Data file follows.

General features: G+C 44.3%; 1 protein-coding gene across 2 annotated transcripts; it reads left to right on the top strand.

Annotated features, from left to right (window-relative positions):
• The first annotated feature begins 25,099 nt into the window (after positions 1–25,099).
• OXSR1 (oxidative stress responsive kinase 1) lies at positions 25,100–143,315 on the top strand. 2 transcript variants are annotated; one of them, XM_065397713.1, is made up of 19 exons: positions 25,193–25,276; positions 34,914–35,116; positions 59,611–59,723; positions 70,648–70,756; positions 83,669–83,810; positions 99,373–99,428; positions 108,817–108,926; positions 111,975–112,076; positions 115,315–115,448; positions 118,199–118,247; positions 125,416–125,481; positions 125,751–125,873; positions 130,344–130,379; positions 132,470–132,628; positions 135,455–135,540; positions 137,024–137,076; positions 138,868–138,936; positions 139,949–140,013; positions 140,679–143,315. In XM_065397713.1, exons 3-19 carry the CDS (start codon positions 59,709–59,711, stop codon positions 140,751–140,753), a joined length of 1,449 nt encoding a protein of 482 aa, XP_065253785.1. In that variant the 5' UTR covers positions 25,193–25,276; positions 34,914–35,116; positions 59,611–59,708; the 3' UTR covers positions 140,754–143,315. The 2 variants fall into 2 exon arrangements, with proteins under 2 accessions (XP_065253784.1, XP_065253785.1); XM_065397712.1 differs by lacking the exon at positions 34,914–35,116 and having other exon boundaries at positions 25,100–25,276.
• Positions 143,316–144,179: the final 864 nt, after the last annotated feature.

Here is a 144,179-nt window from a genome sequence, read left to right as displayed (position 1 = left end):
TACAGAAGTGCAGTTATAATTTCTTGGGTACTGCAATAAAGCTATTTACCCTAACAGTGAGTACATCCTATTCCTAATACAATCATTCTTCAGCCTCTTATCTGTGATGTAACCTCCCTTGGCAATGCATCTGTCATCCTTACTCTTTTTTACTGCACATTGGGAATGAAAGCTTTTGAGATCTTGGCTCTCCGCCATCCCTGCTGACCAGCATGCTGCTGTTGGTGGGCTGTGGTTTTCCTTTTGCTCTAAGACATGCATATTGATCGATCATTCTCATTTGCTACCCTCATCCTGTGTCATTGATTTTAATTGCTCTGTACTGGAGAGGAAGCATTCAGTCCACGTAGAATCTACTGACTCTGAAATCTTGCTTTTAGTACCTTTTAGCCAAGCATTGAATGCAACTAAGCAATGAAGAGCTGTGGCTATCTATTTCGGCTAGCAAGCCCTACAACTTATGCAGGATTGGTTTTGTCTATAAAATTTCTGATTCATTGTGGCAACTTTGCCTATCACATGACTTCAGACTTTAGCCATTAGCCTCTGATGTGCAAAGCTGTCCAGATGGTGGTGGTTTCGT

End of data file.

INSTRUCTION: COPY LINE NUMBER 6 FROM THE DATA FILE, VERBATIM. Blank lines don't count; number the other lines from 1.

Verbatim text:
Here is a 144,179-nt window from a genome sequence, read left to right as displayed (position 1 = left end):